Adam Latham is the Associate Director of Marketing and Admission for the Sewanee Writers’ Conference. His fiction has appeared in The Cincinnati Review, Blackbird, Mississippi Review, and storySouth. He is the 2018 recipient of Blackbird's Rebecca Mitchell Tarumoto Short Fiction Prize and is currently working on a novel.
Gwen E. Kirby
Gwen E. Kirby is the Associate Director of Programs and Finance for the Sewanee Writers’ Conference. A proud graduate of Carleton College, she received her MFA from Johns Hopkins University and her PhD from the University of Cincinnati. Her stories appear in One Story, Tin House, Guernica, Blackbird, Mississippi Review, Best Short Fictions 2018, and elsewhere, and she was the 2018–2019 George Bennett Fellow at Phillips Exeter Academy.
Brittany K. Allen
Brittany K. Allen is a Brooklyn-based writer and actor. She has prose published or forthcoming in McSweeney's, Kenyon Review (Online), Catapult, and elsewhere, and her fiction has been nominated for the Pushcart Prize. Her play Redwood will receive its world premiere at Portland Center Stage this fall, and she is currently under commission from Playwrights Horizons and Manhattan Theatre Club/Alfred P. Sloan Foundation. Covens include the emerging writers group at the Public Theatre, and EST/Youngblood.
Darcy Parker Bruce
Darcy Parker Bruce’s plays have been produced or developed at Dixon Place, Great Plains Theater Conference, The Bechdel Group, 20% Theatre Chicago, Fault Line Theater, and NYC's Fresh Fruit Festival among others. She holds an MFA in Playwriting from Smith College and was a 2016 Tennessee Williams Scholar at the Sewanee Writers' Conference. Her play East of the Sun was recently published in Applause/Hal Leonard’s Best American Short Play series, and her play Soldier Poet is part of Theatre Prometheus' 17-18 season.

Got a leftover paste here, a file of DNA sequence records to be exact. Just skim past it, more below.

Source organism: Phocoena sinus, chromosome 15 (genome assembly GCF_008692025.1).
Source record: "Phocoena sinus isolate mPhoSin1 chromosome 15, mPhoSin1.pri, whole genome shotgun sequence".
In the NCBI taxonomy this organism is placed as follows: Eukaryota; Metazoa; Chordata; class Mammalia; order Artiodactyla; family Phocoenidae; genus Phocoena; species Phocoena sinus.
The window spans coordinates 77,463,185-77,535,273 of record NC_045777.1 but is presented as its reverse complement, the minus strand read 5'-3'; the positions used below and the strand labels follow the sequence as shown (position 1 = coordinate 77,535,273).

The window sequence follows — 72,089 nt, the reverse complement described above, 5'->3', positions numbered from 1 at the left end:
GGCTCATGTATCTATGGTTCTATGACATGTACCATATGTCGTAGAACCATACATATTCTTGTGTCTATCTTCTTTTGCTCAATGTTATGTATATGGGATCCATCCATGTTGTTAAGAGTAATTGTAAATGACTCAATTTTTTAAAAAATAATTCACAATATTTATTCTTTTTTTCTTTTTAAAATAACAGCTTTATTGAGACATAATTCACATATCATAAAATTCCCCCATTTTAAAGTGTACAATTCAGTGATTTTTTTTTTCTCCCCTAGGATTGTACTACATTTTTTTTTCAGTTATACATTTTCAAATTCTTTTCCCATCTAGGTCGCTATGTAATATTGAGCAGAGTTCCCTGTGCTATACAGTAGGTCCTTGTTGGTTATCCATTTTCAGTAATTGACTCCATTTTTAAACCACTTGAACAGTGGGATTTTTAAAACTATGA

Norris Eppes's writing is published in Hobart, The Surfer's Journal, Newsweek, Bitter Southerner (forthcoming), and elsewhere. He was the 2014-15 Aiken Taylor Intern at the Sewanee Review and graduated from the MFA program at the University of Tennessee.
Sam Fox holds a BA from Sewanee and an MA from the University of Chicago. He works in the books department at ICM Partners in New York City.
Amina Gautier is the author of three short story collections: At-Risk, Now We Will Be Happy, and The Loss of All Lost Things. She has been awarded the Flannery O’Connor Award, the Prairie Schooner Book Prize, the Elixir Press Award in Fiction, the Eric Hoffer Legacy Award, two International Latino Book Awards, the Phillis Wheatley Award, and the Chicago Public Library’s 21st Century Award. Gautier has been the recipient of fellowships from the Camargo Foundation, the Chateau de Lavigny, Dora Maar House/Brown Foundation, Hawthornden Castle, Kimmel Harding Nelson Center, the MacDowell Colony, the Vermont Studio Center, and the Woodrow Wilson Foundation. For her body of work she has received the PEN/MALAMUD award.
Daniel Groves is the author of The Lost Boys (VQR Poetry Series/University of Georgia Press, 2010) and co-editor of Jiggery-Pokery Semicentennial (The Waywiser Press, 2018). His poems have appeared in Paris Review, Yale Review, Poetry, and elsewhere.
Jonathan Bohr Heinen